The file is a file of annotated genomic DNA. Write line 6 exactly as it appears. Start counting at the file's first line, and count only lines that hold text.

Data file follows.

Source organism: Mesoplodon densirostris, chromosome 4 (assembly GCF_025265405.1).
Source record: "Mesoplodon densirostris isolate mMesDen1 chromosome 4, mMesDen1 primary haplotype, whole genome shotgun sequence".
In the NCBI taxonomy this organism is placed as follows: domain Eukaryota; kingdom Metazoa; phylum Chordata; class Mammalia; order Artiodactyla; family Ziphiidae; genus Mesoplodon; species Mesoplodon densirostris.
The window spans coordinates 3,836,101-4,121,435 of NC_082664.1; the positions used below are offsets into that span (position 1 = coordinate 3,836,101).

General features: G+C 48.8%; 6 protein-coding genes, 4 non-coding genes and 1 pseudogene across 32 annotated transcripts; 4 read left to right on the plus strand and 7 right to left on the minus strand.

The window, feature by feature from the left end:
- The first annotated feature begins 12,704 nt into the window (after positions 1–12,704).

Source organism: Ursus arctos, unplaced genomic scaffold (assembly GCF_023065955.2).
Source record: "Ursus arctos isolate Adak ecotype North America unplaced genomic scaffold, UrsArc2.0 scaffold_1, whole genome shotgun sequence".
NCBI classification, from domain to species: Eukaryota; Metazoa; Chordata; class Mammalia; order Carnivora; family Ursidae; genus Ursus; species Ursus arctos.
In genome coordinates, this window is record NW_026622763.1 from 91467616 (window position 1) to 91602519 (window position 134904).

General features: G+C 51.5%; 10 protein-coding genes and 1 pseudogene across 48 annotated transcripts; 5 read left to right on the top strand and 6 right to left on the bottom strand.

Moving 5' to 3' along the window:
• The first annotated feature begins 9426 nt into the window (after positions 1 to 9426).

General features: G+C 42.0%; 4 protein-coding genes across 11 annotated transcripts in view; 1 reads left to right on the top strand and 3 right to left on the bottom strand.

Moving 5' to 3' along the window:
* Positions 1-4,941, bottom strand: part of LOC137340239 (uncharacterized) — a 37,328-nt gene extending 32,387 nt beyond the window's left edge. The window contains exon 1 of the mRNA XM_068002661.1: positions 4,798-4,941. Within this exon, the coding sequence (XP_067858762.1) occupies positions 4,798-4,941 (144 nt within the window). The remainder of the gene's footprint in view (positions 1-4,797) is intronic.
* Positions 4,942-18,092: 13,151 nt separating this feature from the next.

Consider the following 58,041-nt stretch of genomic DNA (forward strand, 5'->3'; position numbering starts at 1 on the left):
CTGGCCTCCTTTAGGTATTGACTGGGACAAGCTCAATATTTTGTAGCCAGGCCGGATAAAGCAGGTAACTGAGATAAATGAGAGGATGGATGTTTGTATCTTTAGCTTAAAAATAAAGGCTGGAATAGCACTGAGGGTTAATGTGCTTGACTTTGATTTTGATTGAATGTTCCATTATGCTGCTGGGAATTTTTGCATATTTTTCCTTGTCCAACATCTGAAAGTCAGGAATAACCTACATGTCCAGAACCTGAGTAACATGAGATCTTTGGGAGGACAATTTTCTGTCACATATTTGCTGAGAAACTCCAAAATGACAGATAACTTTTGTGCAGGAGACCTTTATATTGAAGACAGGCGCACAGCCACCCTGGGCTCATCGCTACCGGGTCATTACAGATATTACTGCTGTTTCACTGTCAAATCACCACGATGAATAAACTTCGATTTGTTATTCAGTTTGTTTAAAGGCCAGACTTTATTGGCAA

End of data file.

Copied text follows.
The window, feature by feature from the left end: